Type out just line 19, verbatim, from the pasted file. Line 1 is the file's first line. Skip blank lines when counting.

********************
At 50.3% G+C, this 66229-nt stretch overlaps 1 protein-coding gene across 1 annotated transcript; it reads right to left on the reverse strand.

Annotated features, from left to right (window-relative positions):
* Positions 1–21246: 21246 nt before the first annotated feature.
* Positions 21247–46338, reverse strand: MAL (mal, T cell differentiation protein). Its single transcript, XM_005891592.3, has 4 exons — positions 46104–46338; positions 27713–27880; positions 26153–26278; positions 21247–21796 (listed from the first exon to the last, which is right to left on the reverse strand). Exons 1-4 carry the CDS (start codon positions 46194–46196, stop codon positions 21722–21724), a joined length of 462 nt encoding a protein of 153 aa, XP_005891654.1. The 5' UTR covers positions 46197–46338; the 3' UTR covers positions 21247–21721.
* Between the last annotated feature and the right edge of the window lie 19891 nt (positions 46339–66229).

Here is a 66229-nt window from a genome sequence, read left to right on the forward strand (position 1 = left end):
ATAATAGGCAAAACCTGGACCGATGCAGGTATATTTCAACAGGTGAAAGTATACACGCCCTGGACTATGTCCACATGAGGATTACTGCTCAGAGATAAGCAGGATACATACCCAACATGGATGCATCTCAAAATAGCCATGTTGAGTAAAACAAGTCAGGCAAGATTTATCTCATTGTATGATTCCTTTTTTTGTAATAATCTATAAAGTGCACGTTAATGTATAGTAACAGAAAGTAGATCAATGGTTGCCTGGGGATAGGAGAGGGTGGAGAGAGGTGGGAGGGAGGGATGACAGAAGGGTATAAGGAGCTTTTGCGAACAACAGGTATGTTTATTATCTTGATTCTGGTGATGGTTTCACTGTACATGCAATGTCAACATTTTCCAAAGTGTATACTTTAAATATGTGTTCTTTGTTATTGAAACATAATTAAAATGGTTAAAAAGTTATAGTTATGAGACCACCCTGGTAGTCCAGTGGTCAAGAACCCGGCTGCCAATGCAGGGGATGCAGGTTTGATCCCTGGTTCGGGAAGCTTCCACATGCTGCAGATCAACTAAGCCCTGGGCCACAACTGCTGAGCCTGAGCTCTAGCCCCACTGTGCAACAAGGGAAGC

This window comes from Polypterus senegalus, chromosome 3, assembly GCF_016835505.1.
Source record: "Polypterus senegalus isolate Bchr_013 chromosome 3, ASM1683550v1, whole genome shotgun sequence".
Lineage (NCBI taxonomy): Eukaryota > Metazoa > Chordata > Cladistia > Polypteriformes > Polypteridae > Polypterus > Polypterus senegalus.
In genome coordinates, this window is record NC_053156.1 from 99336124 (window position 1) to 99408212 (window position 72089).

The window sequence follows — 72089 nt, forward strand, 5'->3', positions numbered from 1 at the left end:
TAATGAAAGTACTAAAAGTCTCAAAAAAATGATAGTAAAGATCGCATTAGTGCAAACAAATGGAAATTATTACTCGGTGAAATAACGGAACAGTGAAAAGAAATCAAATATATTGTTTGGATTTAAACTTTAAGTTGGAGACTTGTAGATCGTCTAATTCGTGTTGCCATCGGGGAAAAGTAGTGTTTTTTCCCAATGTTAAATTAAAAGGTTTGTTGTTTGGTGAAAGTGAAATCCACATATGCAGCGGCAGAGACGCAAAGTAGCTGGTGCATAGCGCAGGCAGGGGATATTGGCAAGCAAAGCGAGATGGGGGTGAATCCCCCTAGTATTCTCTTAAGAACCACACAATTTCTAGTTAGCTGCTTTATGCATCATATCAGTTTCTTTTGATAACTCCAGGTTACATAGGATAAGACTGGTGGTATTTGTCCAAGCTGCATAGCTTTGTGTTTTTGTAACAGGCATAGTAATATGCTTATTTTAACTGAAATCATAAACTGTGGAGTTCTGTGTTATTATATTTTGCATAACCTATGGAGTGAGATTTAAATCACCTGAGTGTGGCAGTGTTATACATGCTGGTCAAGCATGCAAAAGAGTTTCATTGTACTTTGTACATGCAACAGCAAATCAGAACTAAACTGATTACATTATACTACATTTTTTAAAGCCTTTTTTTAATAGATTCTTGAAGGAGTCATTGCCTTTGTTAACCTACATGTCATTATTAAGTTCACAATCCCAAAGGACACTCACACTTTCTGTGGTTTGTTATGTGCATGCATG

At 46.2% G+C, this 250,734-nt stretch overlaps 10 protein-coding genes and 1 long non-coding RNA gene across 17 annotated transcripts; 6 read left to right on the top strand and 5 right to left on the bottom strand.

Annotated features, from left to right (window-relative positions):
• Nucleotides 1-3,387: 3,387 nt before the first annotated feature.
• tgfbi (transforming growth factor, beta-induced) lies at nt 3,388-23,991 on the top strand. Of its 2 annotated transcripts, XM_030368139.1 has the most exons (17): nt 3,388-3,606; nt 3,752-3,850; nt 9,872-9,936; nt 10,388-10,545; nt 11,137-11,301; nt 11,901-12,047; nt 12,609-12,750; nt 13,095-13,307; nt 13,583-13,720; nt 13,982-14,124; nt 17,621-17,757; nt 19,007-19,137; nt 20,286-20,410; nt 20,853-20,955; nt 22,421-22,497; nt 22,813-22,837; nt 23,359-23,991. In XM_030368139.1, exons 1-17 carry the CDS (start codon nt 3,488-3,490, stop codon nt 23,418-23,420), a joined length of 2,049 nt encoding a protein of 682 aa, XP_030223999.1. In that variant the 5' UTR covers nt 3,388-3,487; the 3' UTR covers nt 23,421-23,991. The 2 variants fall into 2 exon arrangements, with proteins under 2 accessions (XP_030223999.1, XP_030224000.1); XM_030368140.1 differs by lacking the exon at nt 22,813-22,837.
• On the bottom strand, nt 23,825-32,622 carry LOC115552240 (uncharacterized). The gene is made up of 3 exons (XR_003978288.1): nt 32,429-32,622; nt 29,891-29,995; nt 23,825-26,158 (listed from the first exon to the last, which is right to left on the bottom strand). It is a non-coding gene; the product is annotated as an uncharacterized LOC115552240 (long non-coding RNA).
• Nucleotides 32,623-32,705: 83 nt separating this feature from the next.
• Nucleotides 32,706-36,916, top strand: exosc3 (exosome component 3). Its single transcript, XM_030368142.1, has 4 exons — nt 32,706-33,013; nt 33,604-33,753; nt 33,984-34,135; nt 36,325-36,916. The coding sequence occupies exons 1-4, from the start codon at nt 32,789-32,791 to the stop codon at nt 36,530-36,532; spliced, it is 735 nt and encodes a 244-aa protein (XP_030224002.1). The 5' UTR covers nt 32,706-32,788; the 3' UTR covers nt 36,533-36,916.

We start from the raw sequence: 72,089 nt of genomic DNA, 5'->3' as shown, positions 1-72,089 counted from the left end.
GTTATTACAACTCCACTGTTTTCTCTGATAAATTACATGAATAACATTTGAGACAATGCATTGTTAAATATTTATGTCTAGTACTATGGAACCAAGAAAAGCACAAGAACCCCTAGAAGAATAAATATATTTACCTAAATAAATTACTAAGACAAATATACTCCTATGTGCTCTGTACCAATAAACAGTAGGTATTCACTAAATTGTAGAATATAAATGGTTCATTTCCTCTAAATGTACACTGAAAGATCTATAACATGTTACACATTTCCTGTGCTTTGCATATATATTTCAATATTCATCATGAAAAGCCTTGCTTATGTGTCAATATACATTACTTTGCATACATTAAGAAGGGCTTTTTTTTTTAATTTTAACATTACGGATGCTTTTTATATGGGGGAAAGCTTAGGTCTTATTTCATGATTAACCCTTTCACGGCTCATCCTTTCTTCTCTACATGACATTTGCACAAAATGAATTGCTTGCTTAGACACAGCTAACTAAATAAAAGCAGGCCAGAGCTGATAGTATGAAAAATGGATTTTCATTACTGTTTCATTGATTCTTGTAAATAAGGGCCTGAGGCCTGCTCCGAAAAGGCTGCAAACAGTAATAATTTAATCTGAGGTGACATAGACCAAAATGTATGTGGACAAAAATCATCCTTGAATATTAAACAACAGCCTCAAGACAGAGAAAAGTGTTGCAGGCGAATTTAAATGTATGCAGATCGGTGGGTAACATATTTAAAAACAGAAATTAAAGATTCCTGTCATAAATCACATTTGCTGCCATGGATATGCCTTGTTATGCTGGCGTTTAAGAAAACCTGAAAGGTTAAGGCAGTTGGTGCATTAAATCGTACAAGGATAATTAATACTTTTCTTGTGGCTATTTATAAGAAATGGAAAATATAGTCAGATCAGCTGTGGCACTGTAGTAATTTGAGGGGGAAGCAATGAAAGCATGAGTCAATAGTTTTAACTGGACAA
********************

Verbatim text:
• Nucleotides 32,623-32,705: 83 nt separating this feature from the next.